About me & my work

I was introduced to ceramics at Batley College of Art and Design where I studied on the Foundation course between the years 1973 – 75. From there I specialised in ceramics on the B. A. Hons Three Dimensional Design course at Loughborough college of Art and Design, 1975 – 78.

I moved to Brighton in 1979 to qualify as a teacher and taught in the area for some ten years, married and had two sons. I now live in Northamptonshire with my family and where for eighteen years I was the Head of Design and Technology at an Upper School in North Bedfordshire.

When I graduated from Loughborough college of Art and Design I exhibited and sold my work at Batley Art Gallery in a three-person show. Whilst in Sussex I produced individual stoneware slab form ceramic pieces and during my last year there I exhibited and sold work in the Hugo Barclay Designer Connections Gallery in Brighton.

Having given my time to a career in teaching, raising a family and building our home, I now teach only part time and have returned to producing individual pieces of pottery. My current work is in porcelain, which is hand thrown. I also make stoneware slab pots.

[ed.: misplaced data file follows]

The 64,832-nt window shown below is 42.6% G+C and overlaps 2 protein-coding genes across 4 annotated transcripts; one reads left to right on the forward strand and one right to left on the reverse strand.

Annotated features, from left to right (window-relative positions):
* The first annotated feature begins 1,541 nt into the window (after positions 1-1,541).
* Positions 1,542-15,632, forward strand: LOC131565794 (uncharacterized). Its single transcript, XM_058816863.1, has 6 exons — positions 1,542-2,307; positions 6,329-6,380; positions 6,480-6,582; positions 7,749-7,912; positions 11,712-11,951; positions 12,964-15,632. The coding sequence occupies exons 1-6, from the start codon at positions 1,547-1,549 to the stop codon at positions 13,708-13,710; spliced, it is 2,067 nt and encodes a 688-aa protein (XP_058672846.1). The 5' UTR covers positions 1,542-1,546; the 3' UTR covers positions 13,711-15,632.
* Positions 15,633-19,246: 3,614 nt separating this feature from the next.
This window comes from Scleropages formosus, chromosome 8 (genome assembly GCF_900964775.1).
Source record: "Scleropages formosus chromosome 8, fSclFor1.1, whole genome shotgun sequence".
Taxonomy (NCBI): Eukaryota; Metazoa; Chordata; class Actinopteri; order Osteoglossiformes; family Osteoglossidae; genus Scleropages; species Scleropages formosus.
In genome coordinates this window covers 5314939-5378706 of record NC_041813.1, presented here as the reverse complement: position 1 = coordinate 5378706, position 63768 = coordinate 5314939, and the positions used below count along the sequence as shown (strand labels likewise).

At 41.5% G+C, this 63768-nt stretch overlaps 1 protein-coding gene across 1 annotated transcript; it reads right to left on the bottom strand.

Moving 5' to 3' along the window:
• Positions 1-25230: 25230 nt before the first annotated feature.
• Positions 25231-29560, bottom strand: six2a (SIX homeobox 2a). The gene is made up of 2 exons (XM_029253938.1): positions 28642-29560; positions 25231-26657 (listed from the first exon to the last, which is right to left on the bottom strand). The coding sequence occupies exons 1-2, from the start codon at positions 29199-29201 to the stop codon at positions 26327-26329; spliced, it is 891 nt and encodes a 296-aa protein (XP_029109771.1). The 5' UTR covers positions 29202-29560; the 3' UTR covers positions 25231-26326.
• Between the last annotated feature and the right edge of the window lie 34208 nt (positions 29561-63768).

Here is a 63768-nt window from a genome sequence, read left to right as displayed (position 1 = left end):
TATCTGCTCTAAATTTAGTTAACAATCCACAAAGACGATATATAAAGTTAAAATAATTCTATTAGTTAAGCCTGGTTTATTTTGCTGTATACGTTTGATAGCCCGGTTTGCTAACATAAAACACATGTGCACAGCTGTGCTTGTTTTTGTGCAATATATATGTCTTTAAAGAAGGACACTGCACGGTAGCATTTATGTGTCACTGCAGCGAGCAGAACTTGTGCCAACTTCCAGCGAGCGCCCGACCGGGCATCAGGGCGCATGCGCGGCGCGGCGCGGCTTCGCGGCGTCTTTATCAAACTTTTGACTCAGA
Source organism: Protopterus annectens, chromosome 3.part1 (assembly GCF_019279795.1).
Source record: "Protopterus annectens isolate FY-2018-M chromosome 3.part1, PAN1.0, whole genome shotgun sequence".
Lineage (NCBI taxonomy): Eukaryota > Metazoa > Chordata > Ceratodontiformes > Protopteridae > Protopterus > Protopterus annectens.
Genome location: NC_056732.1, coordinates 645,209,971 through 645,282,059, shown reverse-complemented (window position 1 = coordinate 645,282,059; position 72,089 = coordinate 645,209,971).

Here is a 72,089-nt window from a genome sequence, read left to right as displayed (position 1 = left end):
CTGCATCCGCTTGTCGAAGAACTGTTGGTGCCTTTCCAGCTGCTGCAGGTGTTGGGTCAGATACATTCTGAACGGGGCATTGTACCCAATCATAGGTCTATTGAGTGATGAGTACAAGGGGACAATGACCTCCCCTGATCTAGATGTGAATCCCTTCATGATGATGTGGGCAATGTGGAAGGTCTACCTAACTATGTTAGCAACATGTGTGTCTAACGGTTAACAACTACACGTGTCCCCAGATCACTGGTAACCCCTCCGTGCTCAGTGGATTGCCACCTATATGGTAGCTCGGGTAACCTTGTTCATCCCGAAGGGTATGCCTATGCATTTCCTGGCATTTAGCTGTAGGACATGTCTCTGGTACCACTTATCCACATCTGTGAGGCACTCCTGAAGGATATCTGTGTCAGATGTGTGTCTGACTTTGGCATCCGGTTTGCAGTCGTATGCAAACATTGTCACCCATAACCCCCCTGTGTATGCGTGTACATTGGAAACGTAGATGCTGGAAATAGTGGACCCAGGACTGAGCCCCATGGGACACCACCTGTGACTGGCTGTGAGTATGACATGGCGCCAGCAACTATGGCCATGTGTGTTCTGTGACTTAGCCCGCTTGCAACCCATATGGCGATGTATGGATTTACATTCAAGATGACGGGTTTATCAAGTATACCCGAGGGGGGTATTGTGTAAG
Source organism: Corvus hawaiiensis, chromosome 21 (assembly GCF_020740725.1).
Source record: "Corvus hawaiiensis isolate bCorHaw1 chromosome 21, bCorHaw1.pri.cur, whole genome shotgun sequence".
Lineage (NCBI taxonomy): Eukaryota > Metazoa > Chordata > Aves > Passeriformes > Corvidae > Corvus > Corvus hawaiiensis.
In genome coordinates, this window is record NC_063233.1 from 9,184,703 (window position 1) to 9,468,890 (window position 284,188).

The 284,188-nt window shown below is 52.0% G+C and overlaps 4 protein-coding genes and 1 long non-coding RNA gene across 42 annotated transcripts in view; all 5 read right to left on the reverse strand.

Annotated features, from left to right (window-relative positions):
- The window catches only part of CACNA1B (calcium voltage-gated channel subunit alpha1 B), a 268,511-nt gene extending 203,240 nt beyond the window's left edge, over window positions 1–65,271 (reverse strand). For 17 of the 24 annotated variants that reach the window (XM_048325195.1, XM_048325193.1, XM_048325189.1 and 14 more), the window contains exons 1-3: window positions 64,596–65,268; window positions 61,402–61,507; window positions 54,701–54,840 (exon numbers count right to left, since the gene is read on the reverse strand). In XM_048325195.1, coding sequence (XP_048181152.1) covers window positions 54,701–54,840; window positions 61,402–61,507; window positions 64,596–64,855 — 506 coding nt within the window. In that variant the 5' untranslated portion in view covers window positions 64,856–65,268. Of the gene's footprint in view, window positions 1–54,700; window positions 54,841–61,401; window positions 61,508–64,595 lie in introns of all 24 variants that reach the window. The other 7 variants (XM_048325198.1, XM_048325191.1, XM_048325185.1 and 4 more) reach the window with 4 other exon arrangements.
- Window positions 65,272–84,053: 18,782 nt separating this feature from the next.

One of my fondest memories of studying at Loughborough was the time spent with David Leach who, as a visiting professional, instructed in the craft of wheel thrown pots; we later visited him at his studio and also Colin Kellam in Totness. These experiences strongly influenced and informed my values and beliefs. Form, function and craft are equally important to me and whilst I strive to create finely made pieces that are pleasing both visually and to hold, they are also functional. Harmony and purity of form are central to my current work, inspired by natural forms, as well as the attraction and challenge of mastering the skills necessary to achieve such simple looking pieces.

My slab-pots are constructed and decorated solely by hand, using black slip, glaze and gold lustre. Each piece is the result of many hours work and numerous firings. The inspiration for this work is derived from the study of natural rock forms and architecture, which I am developing within the basic form of a geometric vessel where the juxtaposition of line, shape and form are explored.